Mondaq Ltd requires you to register and provide information that personally identifies you, including your content preferences, for three primary purposes (full details of Mondaq’s use of your personal data can be found in our Privacy and Cookies Notice):

  • To allow you to personalize the Mondaq websites you are visiting to show content ("Content") relevant to your interests.
  • To enable features such as password reminder, news alerts, email a colleague, and linking from Mondaq (and its affiliate sites) to your website.
  • To produce demographic feedback for our content providers ("Contributors") who contribute Content for free for your use.

Mondaq hopes that our registered users will support us in maintaining our free to view business model by consenting to our use of your personal data as described below.

Mondaq has a "free to view" business model. Our services are paid for by Contributors in exchange for Mondaq providing them with access to information about who accesses their content. Once personal data is transferred to our Contributors they become a data controller of this personal data. They use it to measure the response that their articles are receiving, as a form of market research. They may also use it to provide Mondaq users with information about their products and services.

Details of each Contributor to which your personal data will be transferred is clearly stated within the Content that you access. For full details of how this Contributor will use your personal data, you should review the Contributor’s own Privacy Notice.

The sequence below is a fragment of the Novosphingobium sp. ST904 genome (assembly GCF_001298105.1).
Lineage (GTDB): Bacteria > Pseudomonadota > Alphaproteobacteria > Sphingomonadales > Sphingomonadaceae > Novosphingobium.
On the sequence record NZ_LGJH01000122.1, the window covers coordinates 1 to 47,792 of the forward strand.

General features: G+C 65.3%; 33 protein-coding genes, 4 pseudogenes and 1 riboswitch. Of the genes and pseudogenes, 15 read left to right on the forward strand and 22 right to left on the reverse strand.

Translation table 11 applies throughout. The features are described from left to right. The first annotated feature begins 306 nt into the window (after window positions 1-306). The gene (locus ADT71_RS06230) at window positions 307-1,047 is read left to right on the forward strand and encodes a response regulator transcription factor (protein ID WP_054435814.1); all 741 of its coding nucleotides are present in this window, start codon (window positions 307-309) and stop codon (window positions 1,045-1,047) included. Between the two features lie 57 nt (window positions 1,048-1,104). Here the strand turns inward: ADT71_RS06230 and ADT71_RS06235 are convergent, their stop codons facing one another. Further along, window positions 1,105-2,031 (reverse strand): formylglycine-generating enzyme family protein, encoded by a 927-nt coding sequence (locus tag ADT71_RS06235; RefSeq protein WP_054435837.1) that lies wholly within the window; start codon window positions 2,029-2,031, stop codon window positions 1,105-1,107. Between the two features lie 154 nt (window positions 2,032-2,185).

Please indicate your preference below:

Yes, I am happy to support Mondaq in maintaining its free to view business model by agreeing to allow Mondaq to share my personal data with Contributors whose Content I access
No, I do not want Mondaq to share my personal data with Contributors

Also please let us know whether you are happy to receive communications promoting products and services offered by Mondaq:

Yes, I am happy to received promotional communications from Mondaq
No, please do not send me promotional communications from Mondaq
Terms & Conditions (the Website) is owned and managed by Mondaq Ltd (Mondaq). Mondaq grants you a non-exclusive, revocable licence to access the Website and associated services, such as the Mondaq News Alerts (Services), subject to and in consideration of your compliance with the following terms and conditions of use (Terms). Your use of the Website and/or Services constitutes your agreement to the Terms. Mondaq may terminate your use of the Website and Services if you are in breach of these Terms or if Mondaq decides to terminate the licence granted hereunder for any reason whatsoever.